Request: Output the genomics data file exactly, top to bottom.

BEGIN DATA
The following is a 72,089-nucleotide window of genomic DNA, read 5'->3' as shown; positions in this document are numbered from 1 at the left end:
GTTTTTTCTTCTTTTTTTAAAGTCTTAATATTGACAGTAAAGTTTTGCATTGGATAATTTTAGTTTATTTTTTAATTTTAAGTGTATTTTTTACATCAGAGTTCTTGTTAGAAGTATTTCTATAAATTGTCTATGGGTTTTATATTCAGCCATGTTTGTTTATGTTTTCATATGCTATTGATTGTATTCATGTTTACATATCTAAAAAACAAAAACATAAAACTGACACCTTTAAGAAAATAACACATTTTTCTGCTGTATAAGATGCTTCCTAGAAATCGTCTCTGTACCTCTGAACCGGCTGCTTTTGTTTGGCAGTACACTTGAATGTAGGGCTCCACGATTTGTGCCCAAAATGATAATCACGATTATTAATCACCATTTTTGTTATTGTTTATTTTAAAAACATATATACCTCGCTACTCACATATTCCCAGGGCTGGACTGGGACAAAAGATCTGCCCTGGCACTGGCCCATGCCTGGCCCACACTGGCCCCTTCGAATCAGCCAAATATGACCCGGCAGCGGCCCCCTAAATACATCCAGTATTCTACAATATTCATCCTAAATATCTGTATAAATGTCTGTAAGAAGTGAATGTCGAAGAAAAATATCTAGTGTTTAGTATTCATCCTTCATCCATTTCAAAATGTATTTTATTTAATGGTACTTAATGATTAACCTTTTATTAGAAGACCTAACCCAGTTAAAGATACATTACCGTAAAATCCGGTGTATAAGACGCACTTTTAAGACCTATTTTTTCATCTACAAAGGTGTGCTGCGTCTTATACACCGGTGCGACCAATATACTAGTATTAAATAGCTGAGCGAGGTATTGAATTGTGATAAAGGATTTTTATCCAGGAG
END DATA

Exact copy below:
The following is a 72,089-nucleotide window of genomic DNA, read 5'->3' as shown; positions in this document are numbered from 1 at the left end:
GTTTTTTCTTCTTTTTTTAAAGTCTTAATATTGACAGTAAAGTTTTGCATTGGATAATTTTAGTTTATTTTTTAATTTTAAGTGTATTTTTTACATCAGAGTTCTTGTTAGAAGTATTTCTATAAATTGTCTATGGGTTTTATATTCAGCCATGTTTGTTTATGTTTTCATATGCTATTGATTGTATTCATGTTTACATATCTAAAAAACAAAAACATAAAACTGACACCTTTAAGAAAATAACACATTTTTCTGCTGTATAAGATGCTTCCTAGAAATCGTCTCTGTACCTCTGAACCGGCTGCTTTTGTTTGGCAGTACACTTGAATGTAGGGCTCCACGATTTGTGCCCAAAATGATAATCACGATTATTAATCACCATTTTTGTTATTGTTTATTTTAAAAACATATATACCTCGCTACTCACATATTCCCAGGGCTGGACTGGGACAAAAGATCTGCCCTGGCACTGGCCCATGCCTGGCCCACACTGGCCCCTTCGAATCAGCCAAATATGACCCGGCAGCGGCCCCCTAAATACATCCAGTATTCTACAATATTCATCCTAAATATCTGTATAAATGTCTGTAAGAAGTGAATGTCGAAGAAAAATATCTAGTGTTTAGTATTCATCCTTCATCCATTTCAAAATGTATTTTATTTAATGGTACTTAATGATTAACCTTTTATTAGAAGACCTAACCCAGTTAAAGATACATTACCGTAAAATCCGGTGTATAAGACGCACTTTTAAGACCTATTTTTTCATCTACAAAGGTGTGCTGCGTCTTATACACCGGTGCGACCAATATACTAGTATTAAATAGCTGAGCGAGGTATTGAATTGTGATAAAGGATTTTTATCCAGGAG